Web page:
This newspaper takes its role of keeping our elected officials accountable very seriously.

We have been consistent in our calls for transparency in our councils and, judging by the feedback we get, there is much support for our position. It is quite simple, really - councillors were elected by voters and therefore the public has the right to know what they discuss.

At present there is a lot of debate about whether or not Hawke's Bay regional councillors should be required to make their email correspondence public. The Ombudsman, Leo Donnelly, is investigating some complaints that were made to him after regional councillors refused to release email correspondence upon request.

The first was a Local Government Official Information and Meetings Act (LGOIMA) request by former CHB mayor Peter Butler to regional councillor Tom Belford, asking the councillor for all correspondence he had with third parties, including Hawke's Bay Today, about the Ruataniwha dam between August 8 and 25 last year. Mr Belford refused, so Mr Butler complained to the Ombudsman.


Our reporter, Victoria White, also made an OIA request for correspondence between six anti-dam councillors on a number of issues relating to the dam. This request was also declined. We complained to the Ombudsman, who has yet to rule on both complaints.

I recently met Mr Donnelly, who asked me how I felt about my emails with Mr Belford being made public and also my views on the whole issue. I told him I had no problem with the correspondence being made public because Mr Belford was not providing me with information as a source of mine, but was writing a letter of complaint.

In a letter on this page, Mr Belford wrongly suggests that anyone wanting to come to me with private information better beware because I may decide to make it public. Mr Belford should know better than to even suggest this.

I want to be very clear about one thing - I would never reveal the identity of a source if they have come to me in confidence. Most journalists would be prepared to go to jail rather than reveal a source and I am no different.

However, a councillor and candidate for re-election complaining about something is entirely different.

The two Official Information Act requests that I have mentioned above are also quite different. Mr Butler's is for correspondence between Mr Belford and third parties, while Hawke's Bay Today's request is for correspondence between councillors.

Some emails in the first request may be from people who don't want their information made public but it is up to the Ombudsman to decide which of those emails can be released. Whatever he decides, Mr Belford needs to abide by that.

In the case of Mr Belford's correspondence with me, the Ombudsman decided that Mr Belford was writing in his capacity as a candidate for election to the council and not a councillor, so therefore he would not rule that they needed to be made public. While I accept the Ombudsman's decision, I do believe that it is a grey area.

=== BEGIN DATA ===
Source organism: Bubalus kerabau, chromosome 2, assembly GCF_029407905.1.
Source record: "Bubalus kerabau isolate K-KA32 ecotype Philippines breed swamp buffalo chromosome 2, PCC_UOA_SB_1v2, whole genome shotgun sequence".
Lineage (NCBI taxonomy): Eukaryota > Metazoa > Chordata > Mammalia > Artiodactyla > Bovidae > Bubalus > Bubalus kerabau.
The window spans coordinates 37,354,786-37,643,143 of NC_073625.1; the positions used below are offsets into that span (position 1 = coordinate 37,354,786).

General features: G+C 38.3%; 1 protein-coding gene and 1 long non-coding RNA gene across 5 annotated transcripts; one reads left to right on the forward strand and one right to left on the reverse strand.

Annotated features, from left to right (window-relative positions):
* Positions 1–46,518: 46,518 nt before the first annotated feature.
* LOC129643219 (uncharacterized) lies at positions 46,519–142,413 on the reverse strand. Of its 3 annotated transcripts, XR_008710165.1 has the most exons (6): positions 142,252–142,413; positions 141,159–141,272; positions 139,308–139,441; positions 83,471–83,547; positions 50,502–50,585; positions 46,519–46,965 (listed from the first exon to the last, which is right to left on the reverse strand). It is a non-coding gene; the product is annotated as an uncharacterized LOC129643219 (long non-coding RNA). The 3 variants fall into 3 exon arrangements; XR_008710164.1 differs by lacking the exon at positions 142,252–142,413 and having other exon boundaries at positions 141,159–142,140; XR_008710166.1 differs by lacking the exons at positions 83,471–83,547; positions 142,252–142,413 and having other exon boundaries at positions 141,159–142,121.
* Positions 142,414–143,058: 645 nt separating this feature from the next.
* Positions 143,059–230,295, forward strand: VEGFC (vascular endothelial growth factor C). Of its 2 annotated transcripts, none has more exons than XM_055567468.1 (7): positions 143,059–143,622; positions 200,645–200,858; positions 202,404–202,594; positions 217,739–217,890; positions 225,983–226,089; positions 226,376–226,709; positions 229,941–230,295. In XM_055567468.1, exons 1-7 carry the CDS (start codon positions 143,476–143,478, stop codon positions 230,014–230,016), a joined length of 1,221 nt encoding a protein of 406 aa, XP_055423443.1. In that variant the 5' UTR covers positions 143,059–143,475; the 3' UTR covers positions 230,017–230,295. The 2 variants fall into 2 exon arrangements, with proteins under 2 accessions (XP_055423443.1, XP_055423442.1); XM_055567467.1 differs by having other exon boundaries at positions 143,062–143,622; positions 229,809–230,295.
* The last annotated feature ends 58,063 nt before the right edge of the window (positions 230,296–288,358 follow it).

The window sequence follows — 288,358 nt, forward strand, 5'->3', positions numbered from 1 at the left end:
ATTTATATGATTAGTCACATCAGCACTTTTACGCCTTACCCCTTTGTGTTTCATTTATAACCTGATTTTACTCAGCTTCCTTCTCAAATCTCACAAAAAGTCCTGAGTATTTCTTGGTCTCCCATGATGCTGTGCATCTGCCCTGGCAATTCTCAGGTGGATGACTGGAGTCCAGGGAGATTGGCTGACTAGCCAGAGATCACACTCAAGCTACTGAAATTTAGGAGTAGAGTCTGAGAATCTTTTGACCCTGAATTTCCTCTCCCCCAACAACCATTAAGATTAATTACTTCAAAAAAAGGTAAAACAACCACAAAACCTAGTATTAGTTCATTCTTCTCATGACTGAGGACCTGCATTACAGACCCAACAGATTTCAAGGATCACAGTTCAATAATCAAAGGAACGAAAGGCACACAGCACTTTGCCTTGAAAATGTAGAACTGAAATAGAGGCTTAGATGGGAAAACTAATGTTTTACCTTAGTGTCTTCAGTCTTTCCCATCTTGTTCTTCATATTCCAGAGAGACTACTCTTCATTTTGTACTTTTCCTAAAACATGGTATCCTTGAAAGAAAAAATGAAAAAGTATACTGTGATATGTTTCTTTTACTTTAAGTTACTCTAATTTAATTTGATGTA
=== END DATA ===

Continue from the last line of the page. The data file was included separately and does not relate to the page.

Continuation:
Another point is that, while we firmly believe the public has the right to know what councillors discuss, as a newspaper we are also bound by our own journalistic code of ethics and the principles of the NZ Press Council. We would not publish anything that violates those principles.

In another letter on this page, first-term regional councillor Paul Bailey says he disagrees with me on the issue of information disclosure. He says Sec 7(2)(f)(i) of the LGOIMA is "quite clear".

He then goes on to quote part of it - "withholding is necessary to maintain the effective conduct of public affairs through the free and frank expression of opinions by, between or to members, officers or employees of a local authority in the course of their duty".

Unfortunately Mr Bailey has been selective in his quoting of the Act. The principle of Section 7 (1) is even clearer.

"Where this section applies, good reason for withholding official information exists, for the purpose of section 5, unless, in the circumstances of the particular case, the withholding of that information is outweighed by other considerations which render it desirable, in the public interest, to make that information available."

There is no doubt the Ruataniwha dam is in the public interest. It is public money being spent and if councillors are emailing each other before meetings to decide on a strategy then the public should have the right to know that.

It is now in the hands of the Ombudsman and if he decides that the councillors need to make public any email correspondence, let's just hope for the sake of transparency they comply.